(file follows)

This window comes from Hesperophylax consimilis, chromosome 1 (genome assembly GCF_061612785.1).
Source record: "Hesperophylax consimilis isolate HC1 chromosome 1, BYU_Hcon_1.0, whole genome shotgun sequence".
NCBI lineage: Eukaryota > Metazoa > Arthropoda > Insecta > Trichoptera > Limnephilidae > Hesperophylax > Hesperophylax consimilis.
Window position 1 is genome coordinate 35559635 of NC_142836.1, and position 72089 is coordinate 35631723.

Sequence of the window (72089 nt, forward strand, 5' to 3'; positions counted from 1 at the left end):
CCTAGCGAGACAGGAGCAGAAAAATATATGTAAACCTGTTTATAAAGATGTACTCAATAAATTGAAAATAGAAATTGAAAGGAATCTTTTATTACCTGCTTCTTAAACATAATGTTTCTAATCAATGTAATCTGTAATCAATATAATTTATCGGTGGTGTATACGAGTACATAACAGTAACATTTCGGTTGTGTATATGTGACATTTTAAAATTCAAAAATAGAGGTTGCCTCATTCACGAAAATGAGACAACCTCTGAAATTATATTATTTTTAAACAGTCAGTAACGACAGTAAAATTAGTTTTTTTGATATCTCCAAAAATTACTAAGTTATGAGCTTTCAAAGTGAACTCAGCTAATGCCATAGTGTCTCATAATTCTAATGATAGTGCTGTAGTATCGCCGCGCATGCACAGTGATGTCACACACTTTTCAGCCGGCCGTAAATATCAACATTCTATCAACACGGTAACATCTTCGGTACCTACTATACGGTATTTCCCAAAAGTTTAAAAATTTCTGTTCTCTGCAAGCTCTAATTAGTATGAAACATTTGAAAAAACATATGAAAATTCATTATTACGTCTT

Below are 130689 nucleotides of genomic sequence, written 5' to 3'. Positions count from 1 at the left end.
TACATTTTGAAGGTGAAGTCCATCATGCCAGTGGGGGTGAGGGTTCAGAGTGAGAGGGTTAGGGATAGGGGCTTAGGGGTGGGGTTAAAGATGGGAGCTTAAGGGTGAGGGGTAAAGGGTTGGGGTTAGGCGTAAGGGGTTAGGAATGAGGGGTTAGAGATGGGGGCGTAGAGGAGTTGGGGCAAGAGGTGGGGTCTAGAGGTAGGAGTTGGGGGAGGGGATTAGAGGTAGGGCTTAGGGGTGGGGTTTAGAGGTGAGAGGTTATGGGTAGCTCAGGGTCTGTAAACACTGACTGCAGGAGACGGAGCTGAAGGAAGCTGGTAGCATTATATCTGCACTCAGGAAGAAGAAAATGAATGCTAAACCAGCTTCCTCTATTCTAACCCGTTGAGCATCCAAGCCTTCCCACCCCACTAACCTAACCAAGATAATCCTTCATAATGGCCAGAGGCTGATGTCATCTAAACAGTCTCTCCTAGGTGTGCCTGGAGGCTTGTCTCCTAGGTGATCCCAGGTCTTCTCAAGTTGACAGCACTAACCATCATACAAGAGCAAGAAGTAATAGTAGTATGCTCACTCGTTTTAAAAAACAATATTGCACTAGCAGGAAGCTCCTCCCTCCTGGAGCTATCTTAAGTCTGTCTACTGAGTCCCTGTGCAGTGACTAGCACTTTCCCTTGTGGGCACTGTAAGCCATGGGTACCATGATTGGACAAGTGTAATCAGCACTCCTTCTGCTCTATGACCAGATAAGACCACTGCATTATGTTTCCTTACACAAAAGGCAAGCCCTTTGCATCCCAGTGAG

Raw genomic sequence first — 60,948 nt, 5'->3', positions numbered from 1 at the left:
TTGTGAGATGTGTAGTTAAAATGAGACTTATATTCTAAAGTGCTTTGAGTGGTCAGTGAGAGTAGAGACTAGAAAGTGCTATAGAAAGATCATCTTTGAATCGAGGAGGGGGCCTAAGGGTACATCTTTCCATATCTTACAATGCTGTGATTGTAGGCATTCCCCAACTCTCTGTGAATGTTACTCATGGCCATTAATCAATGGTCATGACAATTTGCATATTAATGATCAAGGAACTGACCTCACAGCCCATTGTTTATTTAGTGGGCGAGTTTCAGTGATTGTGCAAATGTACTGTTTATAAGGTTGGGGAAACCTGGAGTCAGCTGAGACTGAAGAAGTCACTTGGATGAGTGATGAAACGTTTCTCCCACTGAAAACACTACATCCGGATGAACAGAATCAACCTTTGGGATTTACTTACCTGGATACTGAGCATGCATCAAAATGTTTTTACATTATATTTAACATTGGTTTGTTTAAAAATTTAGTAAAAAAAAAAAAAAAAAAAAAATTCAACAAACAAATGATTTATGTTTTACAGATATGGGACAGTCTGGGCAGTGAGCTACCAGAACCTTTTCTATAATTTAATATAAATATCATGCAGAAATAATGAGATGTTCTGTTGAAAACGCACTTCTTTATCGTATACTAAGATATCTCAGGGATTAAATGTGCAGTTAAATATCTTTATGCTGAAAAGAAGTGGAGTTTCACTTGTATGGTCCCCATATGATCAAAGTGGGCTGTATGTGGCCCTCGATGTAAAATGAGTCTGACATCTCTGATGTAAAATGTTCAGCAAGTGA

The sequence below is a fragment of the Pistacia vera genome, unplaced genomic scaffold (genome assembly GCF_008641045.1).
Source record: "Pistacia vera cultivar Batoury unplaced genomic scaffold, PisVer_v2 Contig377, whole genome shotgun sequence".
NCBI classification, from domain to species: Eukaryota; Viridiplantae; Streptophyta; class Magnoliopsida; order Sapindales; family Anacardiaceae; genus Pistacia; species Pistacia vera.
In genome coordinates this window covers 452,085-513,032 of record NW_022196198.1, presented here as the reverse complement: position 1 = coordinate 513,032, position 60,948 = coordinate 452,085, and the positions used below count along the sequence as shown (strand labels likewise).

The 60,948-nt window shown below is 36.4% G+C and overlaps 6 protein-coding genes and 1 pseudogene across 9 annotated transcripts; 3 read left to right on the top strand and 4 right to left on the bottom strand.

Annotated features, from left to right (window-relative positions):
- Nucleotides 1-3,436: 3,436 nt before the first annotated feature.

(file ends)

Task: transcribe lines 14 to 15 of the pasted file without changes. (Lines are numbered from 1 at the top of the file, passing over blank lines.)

In genome coordinates this window covers 452,085-513,032 of record NW_022196198.1, presented here as the reverse complement: position 1 = coordinate 513,032, position 60,948 = coordinate 452,085, and the positions used below count along the sequence as shown (strand labels likewise).

The 60,948-nt window shown below is 36.4% G+C and overlaps 6 protein-coding genes and 1 pseudogene across 9 annotated transcripts; 3 read left to right on the top strand and 4 right to left on the bottom strand.